Housing rental scams are on the rise worldwide. The U.S. Army Criminal Investigation Command said the Army community must be cautious when responding to any advertisement regarding home or apartment rentals.
According to Edward Labarge, director of CID’s Major Cybercrime Unit, scammers use a variety of tactics to steal people’s money before the victim determines the listing is fake.
“A typical rental scam works by a property being listed at a low price, usually below market rate, to get the attention of potential renters,” Labarge said. “Then the scammers will pressure the renters to pay a deposit and the first and last month’s rent to secure the rental.”
Army CID reported there are currently millions of fake listings for apartments, duplexes and houses listed on classified ads and reputable rental sites worldwide. The scam is accomplished when rentals are advertised, but they do not actually exist, are no longer available or are up for sale.
“Rental scams will be more prevalent in larger metro areas where there are a large number of real estate rentals on the market,” Labarge said. “This makes it easy for these types of scams to go unnoticed due to the large volume of rentals.”
Although rental scams may be targeted toward anyone seeking a rental property, military members may be more prone to falling victim due to frequent Permanent Change of Station moves.
Labarge also said areas surrounding military installations are targeted due to competitive rental markets and service members having unique housing situations where they may not be available to view a property in person prior to arriving in the area.
Fake listings often lure victims in by offering military discounts, low rent, good neighborhoods and great amenities.
“If a house or apartment is being listed well below market norms, there is a reason,” Labarge said. “If it’s too good to be true, it usually is. Also, a good telltale sign that the listing is a scam is that the landlords won’t want to meet you in person or there is no screening process. Every landlord will want to make sure they meet you in person, no matter how brief since they are making a major decision to trust that you’ll follow the rules of the lease.”
All victims of rental scams should contact the local CID office or law enforcement agency as well as the Federal Trade Commission.
Known types of rental scams include:
— Hijacked Ads: Scammers use real rental ads and photos from legitimate postings to create their own fake ads. Scammers will often use the same name as the legitimate posting and change the email address, or other contact information, to their own.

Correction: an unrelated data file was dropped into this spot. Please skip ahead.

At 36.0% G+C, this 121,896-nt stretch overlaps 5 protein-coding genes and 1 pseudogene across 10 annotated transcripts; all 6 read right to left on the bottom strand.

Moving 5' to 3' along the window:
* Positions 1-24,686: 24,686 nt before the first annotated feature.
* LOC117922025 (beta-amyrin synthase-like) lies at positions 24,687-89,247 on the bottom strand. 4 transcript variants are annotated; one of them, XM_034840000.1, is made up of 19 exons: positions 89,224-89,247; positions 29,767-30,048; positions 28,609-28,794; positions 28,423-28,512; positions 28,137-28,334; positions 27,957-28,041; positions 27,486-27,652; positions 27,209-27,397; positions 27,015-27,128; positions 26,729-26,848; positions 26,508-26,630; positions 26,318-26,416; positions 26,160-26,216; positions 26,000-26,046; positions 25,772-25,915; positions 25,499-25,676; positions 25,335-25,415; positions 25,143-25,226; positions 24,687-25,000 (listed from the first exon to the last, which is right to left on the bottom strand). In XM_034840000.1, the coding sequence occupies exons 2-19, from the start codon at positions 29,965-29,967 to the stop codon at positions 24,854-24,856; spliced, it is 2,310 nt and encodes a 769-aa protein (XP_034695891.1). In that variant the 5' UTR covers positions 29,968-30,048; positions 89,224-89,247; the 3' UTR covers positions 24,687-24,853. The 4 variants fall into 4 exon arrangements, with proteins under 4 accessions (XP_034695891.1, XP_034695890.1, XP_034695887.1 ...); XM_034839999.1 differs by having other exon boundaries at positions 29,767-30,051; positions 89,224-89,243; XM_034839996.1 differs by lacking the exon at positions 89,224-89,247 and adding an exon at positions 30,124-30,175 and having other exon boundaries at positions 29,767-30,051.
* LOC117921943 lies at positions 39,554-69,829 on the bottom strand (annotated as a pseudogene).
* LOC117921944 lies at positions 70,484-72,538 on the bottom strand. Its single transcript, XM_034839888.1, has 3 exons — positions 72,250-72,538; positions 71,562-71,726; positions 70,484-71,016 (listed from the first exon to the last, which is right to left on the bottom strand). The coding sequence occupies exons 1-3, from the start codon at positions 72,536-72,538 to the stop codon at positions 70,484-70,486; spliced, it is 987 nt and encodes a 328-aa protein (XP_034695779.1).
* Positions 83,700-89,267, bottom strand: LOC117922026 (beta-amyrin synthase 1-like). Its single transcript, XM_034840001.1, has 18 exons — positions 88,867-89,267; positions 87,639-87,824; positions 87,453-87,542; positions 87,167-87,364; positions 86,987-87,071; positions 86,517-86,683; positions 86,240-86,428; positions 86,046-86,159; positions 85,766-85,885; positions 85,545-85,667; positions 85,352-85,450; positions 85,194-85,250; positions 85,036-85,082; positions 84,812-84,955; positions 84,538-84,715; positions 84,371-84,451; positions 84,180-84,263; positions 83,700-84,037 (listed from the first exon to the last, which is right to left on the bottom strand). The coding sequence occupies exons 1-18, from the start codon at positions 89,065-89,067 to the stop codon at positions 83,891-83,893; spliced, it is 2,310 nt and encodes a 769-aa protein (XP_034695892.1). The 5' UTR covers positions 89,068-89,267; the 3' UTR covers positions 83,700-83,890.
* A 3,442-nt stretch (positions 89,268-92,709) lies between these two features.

— Phantom Rentals: Scammers make fake listings using photos from properties that are not for rent, for sale or do not exist.
Warning signs to watch out for include:
— They want you to sign or send money before you see the property.
— They want the security deposit or first month’s rent before you sign the lease.
— They ask you to wire or send money through a payment app.
— They say they are out of town or out of the country.
— They are ready to make a deal with no background information.
Some tips to protect yourself from becoming a victim of a rental scam include:
— Do not rely solely on email to contact the owner and be wary of foreign telephone numbers.
— Do online research of the rental company, property address and the owner.
— Conduct a reverse image search of the photos to see where else the images are being used.
— Ask for additional photos. The actual owner or property manager should be able to provide them.
— Compare rent amount to other rentals in the area.
— Take a tour or have someone you know in the area tour for you, in person or by video.
— Call the company to verify before signing a lease agreement.
— Never pay a security deposit, first month’s rent or application fee with cash, wire transfers, gift cards, prepaid cards or payment apps because once you send it, there is no way to get your money back.
— Obtain and review a copy of any contract prior to sending any money or providing any personal information.
— Do not make rush decisions. Scammers will often pressure suspecting victims to complete the deal quickly due to increased interest in the property, creating a false sense of urgency.
(Editor’s note: Information in this article was provided by U.S. Army Criminal Investigation Command.)